3. The Zintl compound Eu 2 ZnSb 2 was recently shown to have a promising thermoelectric figure of merit, zT ∼ 1 at 823 K, due to its low lattice thermal conductivity and high electronic mobility. In the current study, we show that further increases to the electronic mobility and simultaneous reductions to the lattice thermal conductivity can be achieved by isovalent alloying with Bi on the Sb site in the Eu 2 ZnSb 2−x Bi x series ( x = 0, 0.25, 1, 2). Upon alloying with Bi, the effective mass decreases and the mobility linearly increases, showing no signs of reduction due to alloy scattering. Analysis of the pair distribution functions obtained from synchrotron X-ray diffraction revealed significant local structural distortions caused by the half-occupied Zn site in this structure type. It is all the more surprising, therefore, to find that Eu 2 ZnBi 2 possesses high electronic mobility (∼100 cm 2 V −1 s −1 ) comparable to that of AM 2 X 2 Zintl compounds. The enormous degree of disorder in this series gives rise to exceptionally low lattice thermal conductivity, which is further reduced by Bi substitution due to the decreased speed of sound. Increasing themore »Bi content was also found to decrease the band gap while increasing the carrier concentration by two orders of magnitude. Applying a single parabolic band model suggests that Bi-rich compositions of Eu 2 ZnSb 2−x Bi x have the potential for significantly improved zT ; however, further optimization is necessary through reduction of the carrier concentration to realize high zT .« less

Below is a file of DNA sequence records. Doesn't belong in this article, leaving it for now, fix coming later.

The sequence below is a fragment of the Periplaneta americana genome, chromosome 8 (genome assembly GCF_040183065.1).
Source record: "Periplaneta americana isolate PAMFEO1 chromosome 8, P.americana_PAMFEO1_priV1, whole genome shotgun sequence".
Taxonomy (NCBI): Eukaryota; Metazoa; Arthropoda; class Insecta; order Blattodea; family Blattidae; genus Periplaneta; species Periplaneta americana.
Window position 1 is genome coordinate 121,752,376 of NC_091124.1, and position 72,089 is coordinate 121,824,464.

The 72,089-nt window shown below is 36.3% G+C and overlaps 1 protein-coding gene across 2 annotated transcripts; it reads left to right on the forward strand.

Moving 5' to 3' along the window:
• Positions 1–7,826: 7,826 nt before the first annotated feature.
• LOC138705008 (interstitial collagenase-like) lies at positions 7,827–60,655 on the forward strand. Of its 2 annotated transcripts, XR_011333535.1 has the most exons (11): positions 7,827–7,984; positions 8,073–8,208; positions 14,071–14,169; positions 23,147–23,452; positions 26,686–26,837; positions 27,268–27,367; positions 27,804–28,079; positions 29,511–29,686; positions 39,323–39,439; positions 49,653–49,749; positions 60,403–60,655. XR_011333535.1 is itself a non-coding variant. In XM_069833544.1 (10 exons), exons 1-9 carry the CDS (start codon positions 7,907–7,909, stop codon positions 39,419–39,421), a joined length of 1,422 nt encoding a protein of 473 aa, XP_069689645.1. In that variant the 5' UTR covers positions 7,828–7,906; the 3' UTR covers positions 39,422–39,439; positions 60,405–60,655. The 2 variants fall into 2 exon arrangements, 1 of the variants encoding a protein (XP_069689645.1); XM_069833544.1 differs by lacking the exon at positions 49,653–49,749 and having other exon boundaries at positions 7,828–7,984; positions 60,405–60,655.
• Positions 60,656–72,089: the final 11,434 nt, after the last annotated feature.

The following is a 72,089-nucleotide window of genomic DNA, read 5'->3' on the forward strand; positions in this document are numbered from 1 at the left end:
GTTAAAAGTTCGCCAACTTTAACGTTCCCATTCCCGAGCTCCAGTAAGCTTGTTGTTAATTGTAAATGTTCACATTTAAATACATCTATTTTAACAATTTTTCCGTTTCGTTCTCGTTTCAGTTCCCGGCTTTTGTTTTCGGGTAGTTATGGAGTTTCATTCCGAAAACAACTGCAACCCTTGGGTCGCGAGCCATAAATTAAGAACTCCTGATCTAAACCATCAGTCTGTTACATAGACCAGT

4. Electrochemical behavior of Ni alloys (Ni, β-NiAl, β-NiAl/Cr) was investigated in LiCl-KCl-Na2SO4 electrolyte at 700 °C under three gaseous atmospheres (Ar, O2, O2-0.1%SO2). In oxidizing atmospheres, Ni rapidly degraded due to instability of NiO, and alumina-rich scale on β-NiAl provided limited protection against hot corrosion (e.g., cracks in the scale under O2-0.1%SO2); however, the addition of both Al and Cr resulted in enhanced corrosion resistance by forming a mixed-oxide (Al2O3-Cr2O3) scale in oxidizing atmospheres. In hot corrosion processes of Ni alloys, the formation and stability of oxide scales in the molten salt were influenced by gaseous atmosphere and alloying elements.
  5. A series of new Ce( iv ) based fluorides with two different compositions, Cs 2 MCe 3 F 16 (M = Ni 2+ , Co 2+ , Mn 2+ , and Zn 2+ ) and Na 3 MCe 6 F 30 (M = Al 3+ , Ga 3+ , Fe 3+ , and Cr 3+ ) were synthesized as high quality single crystals via a mild hydrothermal route. The compounds with the composition Cs 2 MCe 3 F 16 (M = Ni 2+ , Co 2+ , Mn 2+ , and Zn 2+ ) crystallize in the hexagonal crystal system with space group P 6 3 / mmc and are isotypic with the uranium analogs, whereas the Na 3 MCe 6 F 30 (M = Al 3+ , Ga 3+ , Fe 3+ , and Cr 3+ ) compounds crystallize in the trigonal space group P 3̄ c 1 and are isotypic with the uranium and thorium analogs Na x MM′ 6 F 30 (M′ = Th, U). The Cs 2 MCe 3 F 16 compounds exhibit a complex 3D crystal structure constructed of edge-sharing cerium trimers, in which all three Ce atoms share a common μ 3 -F unit.more »The Na 3 MCe 6 F 30 compounds are constructed of edge- and vertex-sharing cerium polyhedra connected to each other to form Ce 6 F 30 6− framework, which can accommodate only relatively smaller trivalent cations (M 3+ = Al 3+ , Ga 3+ , Fe 3+ , and Cr 3+ ) as compared to uranium and thorium analogs. Magnetic susceptibility measurements were carried out on the samples of Cs 2 MCe 3 F 16 (M = Ni 2+ and Co 2+ ), which exhibit paramagnetic behavior.« less